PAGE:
As for "Dive into your story world", we did that in a big way by playing Christmas music when we were writing Christmas ads some months before December. Sometimes we put up decorations.

    Also along these lines for my fiction I like to play music from the time period if possible. I also buy newspapers from that time period -- check Ebay -- I got some late 1700 newspapers for $10 each. They are not too expensive but you can't be picky about which newspaper or the exact date.

    I also put coins from the time period near the computer so I can see and feel them. Roman coins in bad condition are quite cheap so I can pretty much get coins that were in use during the same years as my story. Holding a coin your characters could have had in their pockets is a great way to really connect with your characters. (You never know when one of your characters is going to need change for a denarius to use the bathroom. Pay toilets? You bet.)

    It is also helpful to read a newspaper that your characters could have read.

    Holding coins from the time period also helps when you are reading a biography or history of those times.

    Please put me in the drawing for "Her Motherhood Wish" but I'm going to buy it if I don't win it anyway. : )

    Vince

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    1. Seriously, Vince, I agree. Her cover is a show stopper. Absolutely the best cover I've seen in a long time.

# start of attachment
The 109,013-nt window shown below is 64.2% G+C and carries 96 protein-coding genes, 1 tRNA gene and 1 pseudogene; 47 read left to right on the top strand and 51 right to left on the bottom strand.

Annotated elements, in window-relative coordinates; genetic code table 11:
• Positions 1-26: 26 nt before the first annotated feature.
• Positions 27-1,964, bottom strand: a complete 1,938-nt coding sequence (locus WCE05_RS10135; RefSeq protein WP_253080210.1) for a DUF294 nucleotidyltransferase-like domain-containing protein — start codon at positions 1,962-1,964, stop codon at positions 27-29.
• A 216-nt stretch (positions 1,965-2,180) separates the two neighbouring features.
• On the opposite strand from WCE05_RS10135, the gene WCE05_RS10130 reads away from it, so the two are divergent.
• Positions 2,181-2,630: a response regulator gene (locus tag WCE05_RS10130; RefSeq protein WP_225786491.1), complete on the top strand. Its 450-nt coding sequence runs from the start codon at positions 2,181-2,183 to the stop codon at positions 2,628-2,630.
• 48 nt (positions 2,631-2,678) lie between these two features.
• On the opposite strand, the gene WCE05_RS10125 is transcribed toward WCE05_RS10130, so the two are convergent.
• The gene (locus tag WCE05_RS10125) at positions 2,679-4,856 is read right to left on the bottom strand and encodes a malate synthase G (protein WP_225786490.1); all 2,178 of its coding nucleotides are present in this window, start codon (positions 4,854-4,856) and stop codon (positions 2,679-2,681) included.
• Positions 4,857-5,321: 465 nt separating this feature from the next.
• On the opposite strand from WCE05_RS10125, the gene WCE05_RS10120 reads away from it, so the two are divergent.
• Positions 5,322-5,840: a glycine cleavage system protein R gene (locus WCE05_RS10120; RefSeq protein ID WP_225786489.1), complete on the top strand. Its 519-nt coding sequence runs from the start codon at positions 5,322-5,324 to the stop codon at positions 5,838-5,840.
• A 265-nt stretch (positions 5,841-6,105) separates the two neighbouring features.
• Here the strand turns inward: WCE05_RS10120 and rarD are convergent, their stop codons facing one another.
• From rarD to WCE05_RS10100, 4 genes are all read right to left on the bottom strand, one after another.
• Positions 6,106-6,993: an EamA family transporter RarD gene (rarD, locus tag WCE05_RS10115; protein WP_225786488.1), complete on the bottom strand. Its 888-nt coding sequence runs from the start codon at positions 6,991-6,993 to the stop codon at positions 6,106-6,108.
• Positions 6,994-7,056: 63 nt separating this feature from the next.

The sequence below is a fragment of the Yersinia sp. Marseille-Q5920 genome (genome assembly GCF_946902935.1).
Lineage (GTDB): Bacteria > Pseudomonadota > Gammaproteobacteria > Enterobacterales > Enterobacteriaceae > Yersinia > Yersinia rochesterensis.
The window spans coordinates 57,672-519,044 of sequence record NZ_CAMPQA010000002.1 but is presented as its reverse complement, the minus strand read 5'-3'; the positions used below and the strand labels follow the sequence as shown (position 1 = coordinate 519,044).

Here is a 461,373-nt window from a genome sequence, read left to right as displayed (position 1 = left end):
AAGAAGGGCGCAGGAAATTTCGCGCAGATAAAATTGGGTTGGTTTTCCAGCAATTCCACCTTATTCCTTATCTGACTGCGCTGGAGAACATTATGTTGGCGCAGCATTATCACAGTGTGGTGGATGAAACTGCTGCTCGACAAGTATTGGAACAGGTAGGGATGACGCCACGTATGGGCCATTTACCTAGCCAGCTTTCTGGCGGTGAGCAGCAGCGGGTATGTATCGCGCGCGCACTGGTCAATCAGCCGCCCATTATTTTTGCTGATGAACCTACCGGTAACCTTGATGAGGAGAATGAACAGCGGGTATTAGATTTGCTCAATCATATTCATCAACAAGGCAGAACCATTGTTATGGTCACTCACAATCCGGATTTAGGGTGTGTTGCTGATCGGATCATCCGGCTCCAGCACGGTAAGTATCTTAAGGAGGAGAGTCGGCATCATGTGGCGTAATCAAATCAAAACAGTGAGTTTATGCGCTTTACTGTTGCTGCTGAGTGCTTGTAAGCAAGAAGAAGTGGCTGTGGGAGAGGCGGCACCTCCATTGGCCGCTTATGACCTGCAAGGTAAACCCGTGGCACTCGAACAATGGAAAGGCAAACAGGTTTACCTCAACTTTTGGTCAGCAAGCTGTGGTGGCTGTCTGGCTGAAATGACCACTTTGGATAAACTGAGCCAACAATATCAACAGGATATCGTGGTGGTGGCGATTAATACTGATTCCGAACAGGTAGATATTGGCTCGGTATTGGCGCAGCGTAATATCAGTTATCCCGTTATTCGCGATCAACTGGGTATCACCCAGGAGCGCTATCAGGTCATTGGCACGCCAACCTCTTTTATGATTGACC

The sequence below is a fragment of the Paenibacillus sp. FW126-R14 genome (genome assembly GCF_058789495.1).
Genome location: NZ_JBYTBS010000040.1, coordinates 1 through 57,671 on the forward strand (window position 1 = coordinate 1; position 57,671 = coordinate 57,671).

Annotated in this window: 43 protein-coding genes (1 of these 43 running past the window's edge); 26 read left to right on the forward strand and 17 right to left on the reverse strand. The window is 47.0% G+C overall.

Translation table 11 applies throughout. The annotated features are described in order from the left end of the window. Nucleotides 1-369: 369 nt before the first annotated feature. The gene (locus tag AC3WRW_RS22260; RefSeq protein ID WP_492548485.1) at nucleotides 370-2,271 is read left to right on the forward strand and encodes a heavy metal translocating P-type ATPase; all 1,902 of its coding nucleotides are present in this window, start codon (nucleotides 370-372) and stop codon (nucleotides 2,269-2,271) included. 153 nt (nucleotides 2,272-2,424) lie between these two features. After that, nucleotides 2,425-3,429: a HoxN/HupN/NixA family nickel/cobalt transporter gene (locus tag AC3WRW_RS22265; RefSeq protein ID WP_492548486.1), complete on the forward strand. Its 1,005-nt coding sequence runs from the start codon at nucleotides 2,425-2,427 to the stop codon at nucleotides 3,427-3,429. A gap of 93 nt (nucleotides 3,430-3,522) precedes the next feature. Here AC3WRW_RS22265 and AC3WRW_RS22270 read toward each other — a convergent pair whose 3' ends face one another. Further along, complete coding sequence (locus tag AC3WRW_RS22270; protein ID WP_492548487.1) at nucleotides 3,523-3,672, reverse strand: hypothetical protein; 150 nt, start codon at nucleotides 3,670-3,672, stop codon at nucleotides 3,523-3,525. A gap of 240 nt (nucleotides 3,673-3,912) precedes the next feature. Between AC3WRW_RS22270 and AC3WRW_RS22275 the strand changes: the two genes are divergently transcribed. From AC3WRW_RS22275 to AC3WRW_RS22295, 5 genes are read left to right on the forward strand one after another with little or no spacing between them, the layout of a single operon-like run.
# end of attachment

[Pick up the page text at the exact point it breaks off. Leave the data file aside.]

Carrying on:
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    2. Vince, thanks for your kind words about the cover of Her Motherhood Wish. When I opened the file and saw that cover for the first time, I did some serious squealing. The Love Inspired art department took the ideas I sent them via my Art Fact Sheet and went above and beyond anything I could have imagined. This is my favorite cover yet, but please don't tell my other books I said that.

      I like the ALL CAPS notes in the file. I've used that method myself, albeit not as often as I probably should. I tend to give my Internal Editor far too much leeway. At times I feel like she's the one running the show.

      I smiled when I read about your ad department playing Christmas carols when preparing copy months in advance of the holiday. I did that, too, when I was writing my November 2017 LIH, Their Mistletoe Matchmakers.